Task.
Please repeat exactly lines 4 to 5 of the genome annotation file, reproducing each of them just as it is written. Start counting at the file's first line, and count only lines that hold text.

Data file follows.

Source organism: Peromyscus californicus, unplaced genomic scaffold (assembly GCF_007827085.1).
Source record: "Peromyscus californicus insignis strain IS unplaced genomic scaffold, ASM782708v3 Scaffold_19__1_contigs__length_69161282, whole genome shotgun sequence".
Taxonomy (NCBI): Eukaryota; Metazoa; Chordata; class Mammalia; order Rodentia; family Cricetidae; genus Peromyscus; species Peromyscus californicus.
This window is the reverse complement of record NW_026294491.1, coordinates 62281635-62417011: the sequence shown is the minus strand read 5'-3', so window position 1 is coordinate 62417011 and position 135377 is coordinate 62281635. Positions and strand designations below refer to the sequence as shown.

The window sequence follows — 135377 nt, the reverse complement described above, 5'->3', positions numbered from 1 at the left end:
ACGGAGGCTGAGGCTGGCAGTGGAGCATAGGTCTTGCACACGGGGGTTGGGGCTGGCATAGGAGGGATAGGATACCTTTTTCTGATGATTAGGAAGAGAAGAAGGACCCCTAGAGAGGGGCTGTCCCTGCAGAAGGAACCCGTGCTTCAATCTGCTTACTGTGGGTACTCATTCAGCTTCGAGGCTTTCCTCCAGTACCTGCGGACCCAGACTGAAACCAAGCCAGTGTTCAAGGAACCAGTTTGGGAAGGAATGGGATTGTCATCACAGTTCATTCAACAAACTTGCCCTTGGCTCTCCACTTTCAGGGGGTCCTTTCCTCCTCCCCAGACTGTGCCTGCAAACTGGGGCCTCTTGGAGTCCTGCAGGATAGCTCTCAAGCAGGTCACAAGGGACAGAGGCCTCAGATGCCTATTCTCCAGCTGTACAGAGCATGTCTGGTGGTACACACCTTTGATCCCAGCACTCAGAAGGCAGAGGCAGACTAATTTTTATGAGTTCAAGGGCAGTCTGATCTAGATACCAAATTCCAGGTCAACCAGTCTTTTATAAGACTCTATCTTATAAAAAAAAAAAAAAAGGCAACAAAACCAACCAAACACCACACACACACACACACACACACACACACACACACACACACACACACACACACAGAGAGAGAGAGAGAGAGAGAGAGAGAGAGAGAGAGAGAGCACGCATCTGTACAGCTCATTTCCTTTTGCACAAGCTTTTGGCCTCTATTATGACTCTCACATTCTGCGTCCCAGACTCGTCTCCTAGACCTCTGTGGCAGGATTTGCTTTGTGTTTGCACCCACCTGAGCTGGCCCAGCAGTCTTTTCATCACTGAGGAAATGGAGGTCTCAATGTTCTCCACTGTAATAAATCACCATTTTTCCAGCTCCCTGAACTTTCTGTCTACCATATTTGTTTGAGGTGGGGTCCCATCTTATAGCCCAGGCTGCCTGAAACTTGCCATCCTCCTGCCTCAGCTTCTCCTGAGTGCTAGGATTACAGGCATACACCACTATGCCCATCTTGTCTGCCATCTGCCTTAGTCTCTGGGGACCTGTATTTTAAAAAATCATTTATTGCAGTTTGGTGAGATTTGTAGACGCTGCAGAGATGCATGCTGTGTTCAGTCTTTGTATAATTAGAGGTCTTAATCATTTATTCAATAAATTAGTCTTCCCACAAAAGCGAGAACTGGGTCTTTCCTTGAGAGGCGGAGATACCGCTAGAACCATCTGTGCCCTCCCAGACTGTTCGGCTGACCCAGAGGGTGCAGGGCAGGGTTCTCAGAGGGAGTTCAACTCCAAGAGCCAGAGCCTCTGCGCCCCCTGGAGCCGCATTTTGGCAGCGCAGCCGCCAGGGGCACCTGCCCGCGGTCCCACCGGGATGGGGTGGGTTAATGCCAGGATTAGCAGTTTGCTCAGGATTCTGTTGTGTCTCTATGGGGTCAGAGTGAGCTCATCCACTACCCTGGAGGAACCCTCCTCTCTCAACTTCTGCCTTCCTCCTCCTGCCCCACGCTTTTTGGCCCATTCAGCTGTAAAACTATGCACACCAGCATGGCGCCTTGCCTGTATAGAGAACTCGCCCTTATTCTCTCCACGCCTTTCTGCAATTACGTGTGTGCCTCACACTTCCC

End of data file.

This window is the reverse complement of record NW_026294491.1, coordinates 62281635-62417011: the sequence shown is the minus strand read 5'-3', so window position 1 is coordinate 62417011 and position 135377 is coordinate 62281635. Positions and strand designations below refer to the sequence as shown.

The window sequence follows — 135377 nt, the reverse complement described above, 5'->3', positions numbered from 1 at the left end: